If you’re short on time but still want to immerse yourself in ‘Maoridom’ attend a Maori ‘hangi’ and concert. Throughout the evening you are taught Maori beliefs and customs, you can watch an authentic Maori concert, see a haka and pig-out on the ‘hangi’ – a delicious, large portioned feast cooked under the ground in an earth oven, far nicer tucker than your average backpacker cuisine of 2 minute noodles!
For those on an even tighter time budget Te Whakarewarewa Experience at the southern end of Fenton Street (I’ve counted 45 motels dotted along Fenton Street, no wonder locals call it Roto-vegas!), is an excellent microcosm of all things Maori and its Thermal Reserve has an abundance of bubbling mud and spurting geysers, all set amongst magnificent dense forest.
If tours aren’t your bag, stroll down to Ohinemutu Village on the lake front, where you’ll find a superbly carved Maori marae (called Tamatekapua) that was built in 1887. Directly opposite is the equally as impressive St Faiths Anglican church. On one of the stained glass windows there’s an image of Christ adorned in a Maori cloak, which eerily gives the impression, he’s walking on Lake Rotorua!
Surrounding Rotorua are many more worthwhile attractions. Just five minutes out of the centre are the ‘Redwoods’, part of the tongue twisting Whakarewarewa Forest Park. There are six walking trails criss-crossing the park, ranging from a leisurely 2km’s to a 34km 8hr ‘big loop’. The longer trails provide some excellent views over the city. If walking is too much like hard work, take a gondola to the top of Mt Ngongotaha, soak up the view of Mokoia Island in the middle of the lake and whizz back down in a luge!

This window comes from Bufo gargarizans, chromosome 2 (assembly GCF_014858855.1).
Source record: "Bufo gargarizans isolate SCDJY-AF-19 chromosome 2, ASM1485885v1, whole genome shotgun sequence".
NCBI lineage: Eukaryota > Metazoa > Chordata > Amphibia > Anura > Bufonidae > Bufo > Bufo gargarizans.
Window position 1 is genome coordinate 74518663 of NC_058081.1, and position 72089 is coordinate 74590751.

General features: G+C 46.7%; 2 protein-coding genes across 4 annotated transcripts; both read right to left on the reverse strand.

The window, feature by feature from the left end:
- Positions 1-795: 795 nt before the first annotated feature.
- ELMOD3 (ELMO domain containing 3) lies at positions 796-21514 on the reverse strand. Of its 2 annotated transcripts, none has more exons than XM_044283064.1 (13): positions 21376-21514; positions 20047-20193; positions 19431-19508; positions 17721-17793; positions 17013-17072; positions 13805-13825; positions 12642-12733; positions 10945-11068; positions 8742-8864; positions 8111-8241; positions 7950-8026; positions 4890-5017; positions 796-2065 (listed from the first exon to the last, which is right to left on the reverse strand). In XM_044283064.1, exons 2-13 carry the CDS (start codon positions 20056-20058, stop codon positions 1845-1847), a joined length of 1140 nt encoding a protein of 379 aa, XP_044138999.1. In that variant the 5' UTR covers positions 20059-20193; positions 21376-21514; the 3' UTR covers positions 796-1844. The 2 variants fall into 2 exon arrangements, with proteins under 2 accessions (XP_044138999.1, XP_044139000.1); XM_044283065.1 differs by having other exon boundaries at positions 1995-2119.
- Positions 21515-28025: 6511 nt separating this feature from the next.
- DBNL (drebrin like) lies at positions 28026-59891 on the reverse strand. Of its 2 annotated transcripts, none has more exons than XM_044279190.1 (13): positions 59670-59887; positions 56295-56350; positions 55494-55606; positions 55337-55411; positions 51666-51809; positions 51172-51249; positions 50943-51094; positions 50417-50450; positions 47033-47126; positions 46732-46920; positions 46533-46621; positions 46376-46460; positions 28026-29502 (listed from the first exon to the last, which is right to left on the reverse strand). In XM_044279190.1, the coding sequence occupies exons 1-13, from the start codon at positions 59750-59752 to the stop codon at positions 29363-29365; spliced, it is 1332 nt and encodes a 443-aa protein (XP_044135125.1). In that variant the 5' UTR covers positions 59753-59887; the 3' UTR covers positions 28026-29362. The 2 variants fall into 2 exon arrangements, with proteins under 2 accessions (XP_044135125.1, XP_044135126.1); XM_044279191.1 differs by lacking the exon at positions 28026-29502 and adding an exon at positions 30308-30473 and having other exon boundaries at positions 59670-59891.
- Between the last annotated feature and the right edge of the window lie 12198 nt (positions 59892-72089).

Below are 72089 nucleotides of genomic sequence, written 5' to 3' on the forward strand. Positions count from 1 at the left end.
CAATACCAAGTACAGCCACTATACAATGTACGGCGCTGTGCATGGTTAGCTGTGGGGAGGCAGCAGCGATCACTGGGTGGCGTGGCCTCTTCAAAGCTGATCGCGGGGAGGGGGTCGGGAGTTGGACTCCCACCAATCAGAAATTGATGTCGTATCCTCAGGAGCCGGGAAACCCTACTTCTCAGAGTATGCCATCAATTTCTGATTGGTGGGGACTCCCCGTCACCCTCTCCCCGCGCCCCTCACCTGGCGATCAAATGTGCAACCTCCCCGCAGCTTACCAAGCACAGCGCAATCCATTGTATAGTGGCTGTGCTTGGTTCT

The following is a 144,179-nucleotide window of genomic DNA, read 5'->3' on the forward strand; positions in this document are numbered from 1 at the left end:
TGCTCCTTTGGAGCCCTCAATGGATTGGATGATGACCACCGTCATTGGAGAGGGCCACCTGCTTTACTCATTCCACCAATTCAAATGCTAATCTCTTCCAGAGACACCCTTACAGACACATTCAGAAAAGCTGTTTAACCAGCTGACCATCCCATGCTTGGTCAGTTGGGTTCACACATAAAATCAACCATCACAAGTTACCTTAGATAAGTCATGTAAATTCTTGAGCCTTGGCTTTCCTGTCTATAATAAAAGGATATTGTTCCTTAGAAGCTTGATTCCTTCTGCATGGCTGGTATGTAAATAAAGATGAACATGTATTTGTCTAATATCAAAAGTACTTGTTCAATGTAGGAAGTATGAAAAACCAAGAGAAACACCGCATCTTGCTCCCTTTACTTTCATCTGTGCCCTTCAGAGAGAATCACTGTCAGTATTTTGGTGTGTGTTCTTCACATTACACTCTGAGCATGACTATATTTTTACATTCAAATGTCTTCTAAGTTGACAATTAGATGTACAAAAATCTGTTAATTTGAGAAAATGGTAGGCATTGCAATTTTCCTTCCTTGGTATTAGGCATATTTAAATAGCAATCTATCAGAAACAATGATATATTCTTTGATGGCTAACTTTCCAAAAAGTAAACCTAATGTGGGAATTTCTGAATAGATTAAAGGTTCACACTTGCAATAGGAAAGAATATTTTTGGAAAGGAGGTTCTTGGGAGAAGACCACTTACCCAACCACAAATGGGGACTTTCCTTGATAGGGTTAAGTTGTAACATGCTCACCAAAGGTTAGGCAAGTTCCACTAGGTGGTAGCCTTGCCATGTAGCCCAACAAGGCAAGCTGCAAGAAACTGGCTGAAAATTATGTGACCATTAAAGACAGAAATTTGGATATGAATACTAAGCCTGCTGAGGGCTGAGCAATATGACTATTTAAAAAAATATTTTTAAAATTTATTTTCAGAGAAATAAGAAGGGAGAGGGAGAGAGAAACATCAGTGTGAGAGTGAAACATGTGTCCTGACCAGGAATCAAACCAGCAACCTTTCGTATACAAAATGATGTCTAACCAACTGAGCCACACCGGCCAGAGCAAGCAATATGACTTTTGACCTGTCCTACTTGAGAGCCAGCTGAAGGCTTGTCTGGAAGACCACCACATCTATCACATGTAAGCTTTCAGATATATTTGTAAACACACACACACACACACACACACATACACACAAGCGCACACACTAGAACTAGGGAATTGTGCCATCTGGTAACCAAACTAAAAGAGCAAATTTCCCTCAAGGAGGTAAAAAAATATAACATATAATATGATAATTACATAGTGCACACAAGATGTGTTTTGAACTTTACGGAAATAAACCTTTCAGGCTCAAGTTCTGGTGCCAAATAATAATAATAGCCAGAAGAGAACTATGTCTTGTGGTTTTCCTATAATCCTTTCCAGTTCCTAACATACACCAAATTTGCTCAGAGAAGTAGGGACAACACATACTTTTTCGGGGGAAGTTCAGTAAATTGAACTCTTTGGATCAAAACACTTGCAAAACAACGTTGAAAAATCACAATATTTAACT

With 11 picturesque lakes and several thunderous rivers surrounding Rotorua it’s rude not to participate in some kind of aqua based adventure. Several rafting companies take those brave/crazy enough over Tutea Falls on the mighty grade 5 Kaituna River, it’s apparently the highest raftable waterfall in the southern hemisphere. Something to tell the grandkids if you survive!
To the north of the city is the Agrodome, an adrenalin haven where you can Bungy (of course it is NZ!), Swoop (hurtle towards terra-firma at 130kmph in a sleeping bag), Zorb (cure nasty hangovers, rolling downhill inside a water filled gigantic bubble), scoot about in the nippy Agrojet or, errr, feed the farm animals.
For a small city, Rotorua has a surprisingly buzzing nightlife. Refuel yourself in one of the classy yet competitively priced restaurants that line Tutanekai Street before hitting a late night bar to completely finish you off!
I’d strongly urge those travellers who dismiss Rotorua as a smelly egg-fest to give the place a chance; it has kept me entertained for five months! Let’s think logically, there are not many places in the world where geothermal activity is so easily accessible or traditional indigenous customs are so commonly upheld and accepted throughout the whole community. Rotorua is a uniquely intriguing place with plenty to offer everyone, especially students of geology, culture vultures and even adrenalin junkies!